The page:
As with other drugs the user wants to recreate the initial rush, and in order not to crash, it drives the person to increase their intake. This is when the dangerous downside of this drug will begin to manifest. According to the American College of Emergency Physicians, the user can experience Excited Delirium (ExDS) which is characterized by delusional behavior, high pain tolerance, sweating, panting, agitation, lack of tiring, unusual strength, feeling extreme body heat which precipitates shedding clothing, and in some instance attraction to mirrors or glass.
All of this translates into paranoia, a racing heart, panic attacks, depression, suicidal ideations and decreased sex drive all of which culminates in a violent and psychotic individual.
Presently the DEA classifies this as a Schedule 1 Controlled Substance, and 20 other countries including China have banned over 100 synthetic drugs among them flakka. It is illegal to produce, transport or ingest this type of drug.
The behavior exhibited by persons who have taken this drug is described as "zombie-like" or "possessed by demons". This might be a little over the top, but after seeing the video below, it's very easy to see why it's described this way.
Again the headlines detail the tragedy of the death of children at the hand of their parent. This last one takes place in Texas where a mother, Sheborah Thomas, is reported as allegedly murdering her 5 and 7 year old children, and then stowing their bodies under a neighbor's house as she was in the process of moving away from her home. When asked by a neighbor about the children, she calmly admitted she had drowned them. The children's father is incarcerated.
Several neighbors and acquaintances have stated that they had never seen any signs of mental illness or mistreatment of the children; however I wonder how accurate and truthful these statements are. I am sure that when an investigation is made of the family there will be many tale tell signs that this mom suffered from some type of mental illness, but more than likely those around her who saw her functioning and apparently taking care of her children, chose to look away and ignore, unfortunately for those children, what they recognized as unstable behavior. Fear of being held responsible either for “turning in” the mom, or worse the care of the children if she was found unfit to care for them, allowed this murder to take place.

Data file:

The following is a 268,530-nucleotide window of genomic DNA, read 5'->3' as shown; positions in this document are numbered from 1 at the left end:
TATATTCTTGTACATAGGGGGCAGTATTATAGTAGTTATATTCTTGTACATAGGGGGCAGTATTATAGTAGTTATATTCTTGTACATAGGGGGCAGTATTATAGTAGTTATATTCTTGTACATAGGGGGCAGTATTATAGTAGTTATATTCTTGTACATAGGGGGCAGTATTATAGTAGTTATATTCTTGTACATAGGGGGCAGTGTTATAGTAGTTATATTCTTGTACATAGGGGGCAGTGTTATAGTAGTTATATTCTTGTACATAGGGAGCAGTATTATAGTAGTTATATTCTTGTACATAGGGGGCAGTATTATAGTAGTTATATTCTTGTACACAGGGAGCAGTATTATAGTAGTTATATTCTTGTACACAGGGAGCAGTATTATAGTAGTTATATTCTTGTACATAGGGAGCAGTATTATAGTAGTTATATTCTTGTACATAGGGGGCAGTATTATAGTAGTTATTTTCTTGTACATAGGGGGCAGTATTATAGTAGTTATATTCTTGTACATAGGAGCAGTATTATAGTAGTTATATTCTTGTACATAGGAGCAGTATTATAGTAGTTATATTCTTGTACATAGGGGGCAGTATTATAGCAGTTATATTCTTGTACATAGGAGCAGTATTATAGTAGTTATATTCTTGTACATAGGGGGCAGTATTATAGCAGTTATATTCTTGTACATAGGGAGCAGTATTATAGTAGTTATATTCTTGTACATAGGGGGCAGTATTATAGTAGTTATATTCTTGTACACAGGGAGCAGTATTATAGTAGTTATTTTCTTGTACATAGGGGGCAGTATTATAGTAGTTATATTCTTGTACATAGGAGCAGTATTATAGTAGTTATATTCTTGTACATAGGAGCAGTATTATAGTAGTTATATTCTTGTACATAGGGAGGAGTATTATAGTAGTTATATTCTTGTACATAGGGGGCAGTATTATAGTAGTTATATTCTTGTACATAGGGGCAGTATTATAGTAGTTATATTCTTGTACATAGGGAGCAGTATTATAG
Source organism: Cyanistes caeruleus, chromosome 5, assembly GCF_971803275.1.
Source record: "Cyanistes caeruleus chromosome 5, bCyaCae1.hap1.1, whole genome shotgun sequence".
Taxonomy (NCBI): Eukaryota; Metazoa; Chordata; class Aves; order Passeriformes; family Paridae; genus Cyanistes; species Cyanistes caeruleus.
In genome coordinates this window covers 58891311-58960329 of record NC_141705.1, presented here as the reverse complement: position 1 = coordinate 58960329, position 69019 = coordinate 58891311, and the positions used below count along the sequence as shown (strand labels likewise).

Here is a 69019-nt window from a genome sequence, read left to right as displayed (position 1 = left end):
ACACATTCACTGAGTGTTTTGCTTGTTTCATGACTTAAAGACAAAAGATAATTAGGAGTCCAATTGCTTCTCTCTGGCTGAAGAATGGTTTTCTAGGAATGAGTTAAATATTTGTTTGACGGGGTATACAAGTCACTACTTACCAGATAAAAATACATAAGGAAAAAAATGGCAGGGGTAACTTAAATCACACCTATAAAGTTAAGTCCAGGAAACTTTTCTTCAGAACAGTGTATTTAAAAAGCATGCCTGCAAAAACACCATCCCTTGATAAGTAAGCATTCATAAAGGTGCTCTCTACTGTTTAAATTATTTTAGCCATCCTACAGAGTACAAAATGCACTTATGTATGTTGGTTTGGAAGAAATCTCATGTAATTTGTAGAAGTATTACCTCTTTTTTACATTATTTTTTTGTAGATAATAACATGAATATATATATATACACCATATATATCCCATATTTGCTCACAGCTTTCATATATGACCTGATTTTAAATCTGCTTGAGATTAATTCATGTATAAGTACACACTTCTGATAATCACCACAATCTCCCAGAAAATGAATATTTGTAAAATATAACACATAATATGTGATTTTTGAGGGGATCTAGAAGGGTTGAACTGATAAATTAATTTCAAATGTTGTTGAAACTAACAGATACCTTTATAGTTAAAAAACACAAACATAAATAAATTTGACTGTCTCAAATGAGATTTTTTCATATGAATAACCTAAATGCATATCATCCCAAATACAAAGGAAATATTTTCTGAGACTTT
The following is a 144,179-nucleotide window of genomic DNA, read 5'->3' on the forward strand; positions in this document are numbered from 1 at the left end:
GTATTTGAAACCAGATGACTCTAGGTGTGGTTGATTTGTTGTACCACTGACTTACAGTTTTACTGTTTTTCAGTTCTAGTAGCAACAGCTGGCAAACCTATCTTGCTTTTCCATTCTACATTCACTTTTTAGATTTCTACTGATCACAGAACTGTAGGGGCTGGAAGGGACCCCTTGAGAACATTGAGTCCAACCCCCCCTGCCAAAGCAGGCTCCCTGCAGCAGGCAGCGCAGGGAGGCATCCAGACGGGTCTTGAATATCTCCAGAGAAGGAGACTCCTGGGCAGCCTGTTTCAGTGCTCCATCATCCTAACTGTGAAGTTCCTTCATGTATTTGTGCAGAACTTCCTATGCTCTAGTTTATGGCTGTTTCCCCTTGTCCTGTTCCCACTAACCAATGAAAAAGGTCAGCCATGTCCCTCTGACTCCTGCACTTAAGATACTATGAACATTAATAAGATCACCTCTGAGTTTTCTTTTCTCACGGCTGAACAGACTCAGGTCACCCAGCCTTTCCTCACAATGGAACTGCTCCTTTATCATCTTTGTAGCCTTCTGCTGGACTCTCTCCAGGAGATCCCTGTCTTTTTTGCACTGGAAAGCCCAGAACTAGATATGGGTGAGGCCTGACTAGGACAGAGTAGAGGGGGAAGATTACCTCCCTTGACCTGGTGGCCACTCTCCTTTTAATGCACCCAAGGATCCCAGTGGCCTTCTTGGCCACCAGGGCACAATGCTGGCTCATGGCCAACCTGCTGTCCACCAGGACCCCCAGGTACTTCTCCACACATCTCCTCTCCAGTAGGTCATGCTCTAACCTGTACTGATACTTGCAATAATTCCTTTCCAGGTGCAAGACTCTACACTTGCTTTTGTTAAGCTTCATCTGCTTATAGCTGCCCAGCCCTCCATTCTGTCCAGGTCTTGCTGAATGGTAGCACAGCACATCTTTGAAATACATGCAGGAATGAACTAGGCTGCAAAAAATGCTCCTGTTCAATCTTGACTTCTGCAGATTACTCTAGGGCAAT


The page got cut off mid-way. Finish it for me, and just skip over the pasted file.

The headlines today tell of a tragedy that unfortunately is being seen once too many times, where twin 16 month old toddler girls passed away after being left in a hot car by their father
I speak from personal experience as a mother of 3 children who were born in a 5 year span, that I understand the temptation to try to do something without bringing your children along, but hot on the heels of that thought is the vision of all the things that could go wrong. I think the closest I came to it was at a gas station, in which I raced from my vehicle to the cashier inside (this was the 1980s), keeping in line of sight my three, sleeping children. I think I practically threw a $20 dollar bill at the attendant and shouted out the pump number as I ran out the door back to my vehicle.
This is why I can’t understand how events like these occur, in which you forget that your children who are dependent on you, are strapped into a seat and left to slowly suffocate in a vehicle. The only explanation I can think of is to blame it on the subconscious, in which in my experience is so much more powerful than what most people think. In some persons, the subconscious desire, especially if it’s strong enough overcomes fear of consequences, or the moral or ethical dilemmas involved in getting a certain result. It’s so powerful that it overcomes bonding and love for your offspring.
Expert in traditional and alternative areas of hypnosis, subconscious behaviorist